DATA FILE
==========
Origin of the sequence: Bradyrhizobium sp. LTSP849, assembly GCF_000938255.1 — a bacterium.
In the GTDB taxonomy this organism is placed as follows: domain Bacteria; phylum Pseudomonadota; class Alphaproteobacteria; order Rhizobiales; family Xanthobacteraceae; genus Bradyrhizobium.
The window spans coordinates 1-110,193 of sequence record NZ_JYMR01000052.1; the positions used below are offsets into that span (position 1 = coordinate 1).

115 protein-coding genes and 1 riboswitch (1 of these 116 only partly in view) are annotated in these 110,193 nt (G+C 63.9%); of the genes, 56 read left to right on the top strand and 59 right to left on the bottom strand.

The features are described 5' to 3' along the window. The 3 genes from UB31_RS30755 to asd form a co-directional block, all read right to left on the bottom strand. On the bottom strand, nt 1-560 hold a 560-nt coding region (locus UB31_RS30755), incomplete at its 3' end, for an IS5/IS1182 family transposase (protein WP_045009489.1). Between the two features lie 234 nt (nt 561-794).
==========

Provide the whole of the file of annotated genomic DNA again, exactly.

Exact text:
Origin of the sequence: Bradyrhizobium sp. LTSP849, assembly GCF_000938255.1 — a bacterium.
In the GTDB taxonomy this organism is placed as follows: domain Bacteria; phylum Pseudomonadota; class Alphaproteobacteria; order Rhizobiales; family Xanthobacteraceae; genus Bradyrhizobium.
The window spans coordinates 1-110,193 of sequence record NZ_JYMR01000052.1; the positions used below are offsets into that span (position 1 = coordinate 1).

115 protein-coding genes and 1 riboswitch (1 of these 116 only partly in view) are annotated in these 110,193 nt (G+C 63.9%); of the genes, 56 read left to right on the top strand and 59 right to left on the bottom strand.

The features are described 5' to 3' along the window. The 3 genes from UB31_RS30755 to asd form a co-directional block, all read right to left on the bottom strand. On the bottom strand, nt 1-560 hold a 560-nt coding region (locus UB31_RS30755), incomplete at its 3' end, for an IS5/IS1182 family transposase (protein WP_045009489.1). Between the two features lie 234 nt (nt 561-794).